Monday, November 23, 2009

Ten questions to ask around the table on Thanksgiving.

From our newsletter.

I've gathered for you a few conversation starters:
  1. What are the most important lessons you've learned so far in your life?
  2. What was the greatest time of joy in your life? The greatest time of sadness?
  3. Who were your favorite relatives? Do you remember any of the stories they used to tell you?
  4. What has been your favorite family tradition?
  5. What personality traits do you admire and how have you tried to develop those traits?
  6. What was the biggest turning point in your life? Looking back, how would you have dealt with it if you had known what you know now?
  7. What was your most embarrassing moment?
  8. What are you most proud of? Is there anything you have always wanted to do and haven't?
  9. How would you describe your sense of humor? What was your all-time favorite practical joke?
  10. What message would you like to leave your descendants? How would you like to be remembered?
One of my greatest regrets, is that when Kim's mother died and the family gathered together, I didn't have a tape recorder running as the everyone reminisced and told wonderful stories about their memories of her. Luckily, we do have other records that she left us. But I hope you will capture those great memories while people are remembering better than I did.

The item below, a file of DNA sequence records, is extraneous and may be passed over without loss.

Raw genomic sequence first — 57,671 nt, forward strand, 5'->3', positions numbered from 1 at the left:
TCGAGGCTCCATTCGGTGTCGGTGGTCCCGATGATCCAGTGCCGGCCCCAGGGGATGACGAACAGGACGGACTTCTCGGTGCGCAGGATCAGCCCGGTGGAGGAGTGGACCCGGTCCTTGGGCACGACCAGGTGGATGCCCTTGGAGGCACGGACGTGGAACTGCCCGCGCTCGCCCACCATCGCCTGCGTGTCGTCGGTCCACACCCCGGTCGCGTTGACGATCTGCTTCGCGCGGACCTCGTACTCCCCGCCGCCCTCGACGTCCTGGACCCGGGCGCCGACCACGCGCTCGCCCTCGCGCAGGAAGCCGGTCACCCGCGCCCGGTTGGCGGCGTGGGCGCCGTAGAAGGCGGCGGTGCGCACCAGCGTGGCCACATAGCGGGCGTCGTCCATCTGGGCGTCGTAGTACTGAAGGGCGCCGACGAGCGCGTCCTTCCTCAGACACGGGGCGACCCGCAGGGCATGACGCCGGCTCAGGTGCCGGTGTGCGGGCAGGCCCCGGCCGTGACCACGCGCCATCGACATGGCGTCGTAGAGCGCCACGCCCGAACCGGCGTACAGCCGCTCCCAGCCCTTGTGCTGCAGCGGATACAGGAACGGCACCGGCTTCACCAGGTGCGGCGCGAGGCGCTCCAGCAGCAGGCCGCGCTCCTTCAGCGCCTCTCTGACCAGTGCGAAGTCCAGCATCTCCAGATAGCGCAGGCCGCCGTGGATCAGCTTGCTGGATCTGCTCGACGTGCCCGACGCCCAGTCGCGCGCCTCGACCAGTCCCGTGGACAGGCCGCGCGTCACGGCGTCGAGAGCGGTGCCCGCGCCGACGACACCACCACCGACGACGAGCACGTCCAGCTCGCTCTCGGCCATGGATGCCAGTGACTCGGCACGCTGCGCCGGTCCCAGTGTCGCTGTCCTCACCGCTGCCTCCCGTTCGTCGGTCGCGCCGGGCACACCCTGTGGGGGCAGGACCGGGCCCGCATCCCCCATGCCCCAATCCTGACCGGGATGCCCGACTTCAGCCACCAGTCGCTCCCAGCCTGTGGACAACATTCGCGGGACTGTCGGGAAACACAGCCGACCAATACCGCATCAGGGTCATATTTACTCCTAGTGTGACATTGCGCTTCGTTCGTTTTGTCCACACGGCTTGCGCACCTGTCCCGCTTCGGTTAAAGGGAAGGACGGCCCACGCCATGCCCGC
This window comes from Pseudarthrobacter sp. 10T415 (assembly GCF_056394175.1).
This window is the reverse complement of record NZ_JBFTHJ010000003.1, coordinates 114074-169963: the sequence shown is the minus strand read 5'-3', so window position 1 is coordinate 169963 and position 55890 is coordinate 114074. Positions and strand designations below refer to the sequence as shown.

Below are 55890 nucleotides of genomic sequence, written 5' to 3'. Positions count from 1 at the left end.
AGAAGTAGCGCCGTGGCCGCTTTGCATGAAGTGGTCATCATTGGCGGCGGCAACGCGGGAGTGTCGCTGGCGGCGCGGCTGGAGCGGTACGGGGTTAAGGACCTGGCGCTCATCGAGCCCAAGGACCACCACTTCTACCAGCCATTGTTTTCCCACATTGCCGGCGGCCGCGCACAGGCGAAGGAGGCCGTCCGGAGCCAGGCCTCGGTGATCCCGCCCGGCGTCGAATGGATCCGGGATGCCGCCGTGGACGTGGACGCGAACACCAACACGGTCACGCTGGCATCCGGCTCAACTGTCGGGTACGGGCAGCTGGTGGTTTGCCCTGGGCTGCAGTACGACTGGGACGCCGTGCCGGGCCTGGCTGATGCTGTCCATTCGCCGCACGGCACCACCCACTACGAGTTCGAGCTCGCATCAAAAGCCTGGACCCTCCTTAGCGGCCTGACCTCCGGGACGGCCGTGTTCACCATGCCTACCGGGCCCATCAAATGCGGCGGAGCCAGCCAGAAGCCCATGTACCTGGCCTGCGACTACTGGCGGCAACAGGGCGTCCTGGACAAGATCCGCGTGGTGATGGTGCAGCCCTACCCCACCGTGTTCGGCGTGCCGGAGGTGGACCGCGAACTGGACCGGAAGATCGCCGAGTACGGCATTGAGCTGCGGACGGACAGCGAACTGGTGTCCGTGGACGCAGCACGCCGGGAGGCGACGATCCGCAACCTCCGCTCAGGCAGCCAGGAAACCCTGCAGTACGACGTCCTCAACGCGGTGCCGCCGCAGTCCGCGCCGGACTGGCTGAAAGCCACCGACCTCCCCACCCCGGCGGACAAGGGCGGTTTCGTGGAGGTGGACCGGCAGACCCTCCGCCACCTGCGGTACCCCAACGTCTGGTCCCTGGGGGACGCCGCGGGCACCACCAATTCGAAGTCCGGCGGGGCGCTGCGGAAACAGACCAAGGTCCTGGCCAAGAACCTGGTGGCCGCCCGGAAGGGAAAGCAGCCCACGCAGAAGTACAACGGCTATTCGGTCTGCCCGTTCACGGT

These questions actually work after Thanksgiving too. In fact, did you know that next Friday is actually a National Day of Listening in the US? There is a wonderful National Day of Listening website set up by StoryCorps that can give you further ideas, including a Do-It-Yourself Instruction Guide and Question Generator. And there are great stories that people have submitted too. Or try the easy to use software Personal Historian, a full featured software designed to help you capture the wonderful stories in your family's history.

1 comment:

Lori said...

Tape recordings are a vital part of my family history treasures. We used to tease my mother because one year she bought a "book-sized" cassette recorder and she would turn it on and leave it running at Christmas and Thanksgiving. She also had the brilliant idea of interviewing my grandmother one day about her childhood and how she met my grandfather. It is one of my most cherished possessions. I have converted that tape to mp3 and CD rom now and have transcribed it on paper for my family. You can't underestimate the power of hearing those words from your ancestor's own mouth!